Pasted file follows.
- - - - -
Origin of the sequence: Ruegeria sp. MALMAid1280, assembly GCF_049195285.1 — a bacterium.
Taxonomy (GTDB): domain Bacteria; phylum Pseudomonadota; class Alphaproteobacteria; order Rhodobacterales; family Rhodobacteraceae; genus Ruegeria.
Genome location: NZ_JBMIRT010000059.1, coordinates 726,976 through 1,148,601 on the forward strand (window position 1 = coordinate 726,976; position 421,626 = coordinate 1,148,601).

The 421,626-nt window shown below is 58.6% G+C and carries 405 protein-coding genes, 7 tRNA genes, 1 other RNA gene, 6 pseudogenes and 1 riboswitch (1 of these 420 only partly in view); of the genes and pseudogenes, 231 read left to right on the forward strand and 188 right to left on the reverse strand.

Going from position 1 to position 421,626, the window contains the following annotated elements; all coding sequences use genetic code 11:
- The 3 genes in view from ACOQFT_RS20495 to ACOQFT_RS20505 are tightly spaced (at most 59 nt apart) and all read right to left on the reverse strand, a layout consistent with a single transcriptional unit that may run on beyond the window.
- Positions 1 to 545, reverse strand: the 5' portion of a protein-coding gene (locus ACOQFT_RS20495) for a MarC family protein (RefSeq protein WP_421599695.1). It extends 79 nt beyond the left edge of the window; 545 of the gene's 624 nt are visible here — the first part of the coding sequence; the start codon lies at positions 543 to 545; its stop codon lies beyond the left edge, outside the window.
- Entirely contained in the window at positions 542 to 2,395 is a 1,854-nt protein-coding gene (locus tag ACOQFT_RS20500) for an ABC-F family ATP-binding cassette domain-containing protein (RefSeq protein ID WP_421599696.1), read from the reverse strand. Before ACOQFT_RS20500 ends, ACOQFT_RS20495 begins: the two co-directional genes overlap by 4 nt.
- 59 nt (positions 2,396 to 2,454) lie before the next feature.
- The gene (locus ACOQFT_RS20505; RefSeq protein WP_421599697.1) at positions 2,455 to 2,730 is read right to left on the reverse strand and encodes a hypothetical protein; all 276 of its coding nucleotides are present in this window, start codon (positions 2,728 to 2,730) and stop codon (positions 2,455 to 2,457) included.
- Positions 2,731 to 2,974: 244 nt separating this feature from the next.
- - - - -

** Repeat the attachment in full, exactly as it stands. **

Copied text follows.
Origin of the sequence: Ruegeria sp. MALMAid1280, assembly GCF_049195285.1 — a bacterium.
Taxonomy (GTDB): domain Bacteria; phylum Pseudomonadota; class Alphaproteobacteria; order Rhodobacterales; family Rhodobacteraceae; genus Ruegeria.
Genome location: NZ_JBMIRT010000059.1, coordinates 726,976 through 1,148,601 on the forward strand (window position 1 = coordinate 726,976; position 421,626 = coordinate 1,148,601).

The 421,626-nt window shown below is 58.6% G+C and carries 405 protein-coding genes, 7 tRNA genes, 1 other RNA gene, 6 pseudogenes and 1 riboswitch (1 of these 420 only partly in view); of the genes and pseudogenes, 231 read left to right on the forward strand and 188 right to left on the reverse strand.

Going from position 1 to position 421,626, the window contains the following annotated elements; all coding sequences use genetic code 11:
- The 3 genes in view from ACOQFT_RS20495 to ACOQFT_RS20505 are tightly spaced (at most 59 nt apart) and all read right to left on the reverse strand, a layout consistent with a single transcriptional unit that may run on beyond the window.
- Positions 1 to 545, reverse strand: the 5' portion of a protein-coding gene (locus ACOQFT_RS20495) for a MarC family protein (RefSeq protein WP_421599695.1). It extends 79 nt beyond the left edge of the window; 545 of the gene's 624 nt are visible here — the first part of the coding sequence; the start codon lies at positions 543 to 545; its stop codon lies beyond the left edge, outside the window.
- Entirely contained in the window at positions 542 to 2,395 is a 1,854-nt protein-coding gene (locus tag ACOQFT_RS20500) for an ABC-F family ATP-binding cassette domain-containing protein (RefSeq protein ID WP_421599696.1), read from the reverse strand. Before ACOQFT_RS20500 ends, ACOQFT_RS20495 begins: the two co-directional genes overlap by 4 nt.
- 59 nt (positions 2,396 to 2,454) lie before the next feature.
- The gene (locus ACOQFT_RS20505; RefSeq protein WP_421599697.1) at positions 2,455 to 2,730 is read right to left on the reverse strand and encodes a hypothetical protein; all 276 of its coding nucleotides are present in this window, start codon (positions 2,728 to 2,730) and stop codon (positions 2,455 to 2,457) included.
- Positions 2,731 to 2,974: 244 nt separating this feature from the next.